SYRACUSE, NY — It seems CBD is everywhere these days — at retail stores and coffee shops, and in ointments, oils, tinctures, salves, gummie candy, cupcakes, lattes and more. Even pet treats.
So you’d expect to find the cannabis derivative touted for its health benefits at Central New York’s biggest product emporium, the New York State Fair.
It’s there, but probably not in the volume you’d expect. Just a handful of booths offer CBD, and two of those specialize in pet products.
Plus, under current New York state rules, no CBD-infused foods or beverages meant for human consumption can be sold at the State Fair. The state Department of Agriculture & Markets, which oversees the fair, is still working to clarify the overall legality of such edible CBD products outside the Fair. It does appear the department has started notifying businesses not to sell some CBD-infused edible products.
“We have everything here at the Fair except what you can eat or drink,” said Yardley D. Burgess Jr., operator of one of the Syracuse area’s Empire CBD shops. His stand at the 2019 State Fair is along State Fair Boulevard, across from the back of the Toyota Coliseum.
A sign Burgess brought to the fairgrounds lists several of the products — but has a black taped “X” across the section for edible Gummies. “For now, those (edible) products are still available at our stores,” he said. “Maybe not for much longer.”
Cannabidiol is a naturally-occurring compound, extracted from the flowers and buds of the two forms of cannabis plant — marijuana and hemp. It does not contain significant amounts of THC, the psychoactive substance that creates marijuana’s “high.”
CBD is touted for its therapeutic properties, such as relieving inflammation, pain and anxiety. Some of its health claims — such as preventing seizures — have more scientific evidence behind them than others (like inhibiting cancer.)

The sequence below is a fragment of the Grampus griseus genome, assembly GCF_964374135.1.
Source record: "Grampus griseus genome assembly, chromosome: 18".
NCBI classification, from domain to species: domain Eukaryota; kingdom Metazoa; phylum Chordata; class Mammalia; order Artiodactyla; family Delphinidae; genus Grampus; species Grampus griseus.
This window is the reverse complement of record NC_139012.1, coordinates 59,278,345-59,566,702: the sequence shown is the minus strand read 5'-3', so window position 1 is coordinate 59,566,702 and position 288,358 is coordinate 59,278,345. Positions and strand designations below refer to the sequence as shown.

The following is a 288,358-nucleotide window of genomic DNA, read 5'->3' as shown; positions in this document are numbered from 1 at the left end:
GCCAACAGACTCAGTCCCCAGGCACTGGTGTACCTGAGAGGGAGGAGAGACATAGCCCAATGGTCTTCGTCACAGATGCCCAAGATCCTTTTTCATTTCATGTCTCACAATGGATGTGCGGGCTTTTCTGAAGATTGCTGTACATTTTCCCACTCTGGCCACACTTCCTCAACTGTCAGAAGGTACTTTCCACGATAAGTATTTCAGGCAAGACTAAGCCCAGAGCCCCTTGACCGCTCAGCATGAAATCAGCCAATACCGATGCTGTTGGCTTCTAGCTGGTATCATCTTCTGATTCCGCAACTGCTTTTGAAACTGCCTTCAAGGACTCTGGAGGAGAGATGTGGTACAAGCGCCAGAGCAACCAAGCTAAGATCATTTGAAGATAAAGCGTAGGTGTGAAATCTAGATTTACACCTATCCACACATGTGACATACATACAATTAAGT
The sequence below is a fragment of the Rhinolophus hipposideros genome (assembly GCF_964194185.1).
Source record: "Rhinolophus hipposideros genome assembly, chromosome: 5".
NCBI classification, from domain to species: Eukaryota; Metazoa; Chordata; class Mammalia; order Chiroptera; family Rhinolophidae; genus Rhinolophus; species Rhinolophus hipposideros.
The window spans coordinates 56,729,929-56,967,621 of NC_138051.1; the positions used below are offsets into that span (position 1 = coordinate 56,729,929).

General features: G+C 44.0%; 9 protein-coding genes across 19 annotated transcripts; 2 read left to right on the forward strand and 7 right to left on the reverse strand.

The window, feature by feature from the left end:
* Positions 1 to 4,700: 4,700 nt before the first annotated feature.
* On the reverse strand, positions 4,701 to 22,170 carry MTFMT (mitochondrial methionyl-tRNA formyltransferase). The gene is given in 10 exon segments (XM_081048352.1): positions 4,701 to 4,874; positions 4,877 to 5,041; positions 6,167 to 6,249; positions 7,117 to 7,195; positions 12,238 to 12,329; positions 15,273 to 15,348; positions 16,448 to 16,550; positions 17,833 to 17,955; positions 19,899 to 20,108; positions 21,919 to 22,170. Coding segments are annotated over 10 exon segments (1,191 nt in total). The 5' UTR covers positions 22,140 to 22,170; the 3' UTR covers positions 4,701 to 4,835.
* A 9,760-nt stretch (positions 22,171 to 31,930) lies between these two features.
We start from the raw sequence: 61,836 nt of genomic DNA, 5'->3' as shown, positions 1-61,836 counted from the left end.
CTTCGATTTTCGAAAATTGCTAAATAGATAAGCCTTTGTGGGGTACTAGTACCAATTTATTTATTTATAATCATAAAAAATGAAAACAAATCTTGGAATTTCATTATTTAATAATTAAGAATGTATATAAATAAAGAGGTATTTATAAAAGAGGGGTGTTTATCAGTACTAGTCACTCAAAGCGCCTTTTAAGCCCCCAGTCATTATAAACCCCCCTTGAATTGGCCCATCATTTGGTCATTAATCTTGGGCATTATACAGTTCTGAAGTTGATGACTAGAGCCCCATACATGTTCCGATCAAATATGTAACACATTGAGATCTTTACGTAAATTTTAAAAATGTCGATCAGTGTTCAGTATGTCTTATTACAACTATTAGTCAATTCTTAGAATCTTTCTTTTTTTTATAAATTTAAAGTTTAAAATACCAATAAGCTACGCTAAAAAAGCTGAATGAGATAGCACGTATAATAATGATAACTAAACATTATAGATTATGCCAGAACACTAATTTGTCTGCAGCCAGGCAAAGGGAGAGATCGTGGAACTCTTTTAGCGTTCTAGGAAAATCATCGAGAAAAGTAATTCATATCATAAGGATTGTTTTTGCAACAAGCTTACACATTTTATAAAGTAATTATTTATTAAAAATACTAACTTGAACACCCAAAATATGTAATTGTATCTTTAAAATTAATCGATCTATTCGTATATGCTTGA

CBD’s availability exploded in the past year or so, accelerated by the 2018 federal farm bill, which legalized the farming of hemp (but not marijuana). New York is now licensing dozens of hemp growers across the state. The law also eases restrictions on the use of CBD products containing less than .3% of THC.
CBD at the State Fair
Regardless of its legality, CBD vendors at the Fair have been drawing crowds.
At Empire CBD’s three regular retail shops, in Syracuse, Camillus and Cicero, those who venture in have often already heard a little about CBD, Burgess said. At the Fair, he said, people passing by are sometimes mystified by the products, which include balms, slaves, tinctures, lotions and patches.
Two questions have been most popular: Does it work? And: Will it get me high?
“The first answer is ‘yes,’ ” Burgess said. “The second is ’no.’ ”
Similar questions are common at a second CBD booth, belonging to IthaCannabis. It’s located in the Center of Progress Building.
On one of the Fair’s senior days, long lines of gray-haired folks, some using canes or scooters, stopped by to make inquiries.
“Most want to know if it will help their arthritis,” said Ken Ellis, who was staffing the Ithaca company’s booth. “We tell them, yes — yes it does.”
This is IthaCannabis’ second year at the Fair. It offers oils, tinctures and more — and was able to offer samples of an oral tincture to curious customers. It also has no edible or drinkable products at the Fair.
Nearby in the Center of Progress, a company called Whisker Biscuits had a big sign at its booth proclaiming “CBD Available Here.”
The booth operated by a company from Stroudsburg, Pa. specializes in pet treats. The CBD tincture found there is for pets. It looks like the human tincture, but has a small dog on the label.
“Anything CBD can do for people — anxiety, inflammation — it can do for your pets,” said Dan Maioriello, the representative at the booth.
A second booth in the Center of Progress also offers CBD for pets. That booth is called Love 2 Pet.
In the Horticulture Building, a booth called Young Living Essential Oils, based in Utah, has a small amount of CBD oils mixed among its other products.
With the crowds of people looking for new things, the State Fair makes a good venue to expose more people to the effects of CBD, said Burgess of Empire CBD.
“A lot of people have questions, or concerns or maybe some concerns,” he said. “This gives us an opportunity to take the time and explain the benefits of CBD.”
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Don Cazentre writes for NYup.com, syracuse.com and The Post-Standard. Reach him at firstname.lastname@example.org, or follow him atNYup.com, on Twitter or Facebook.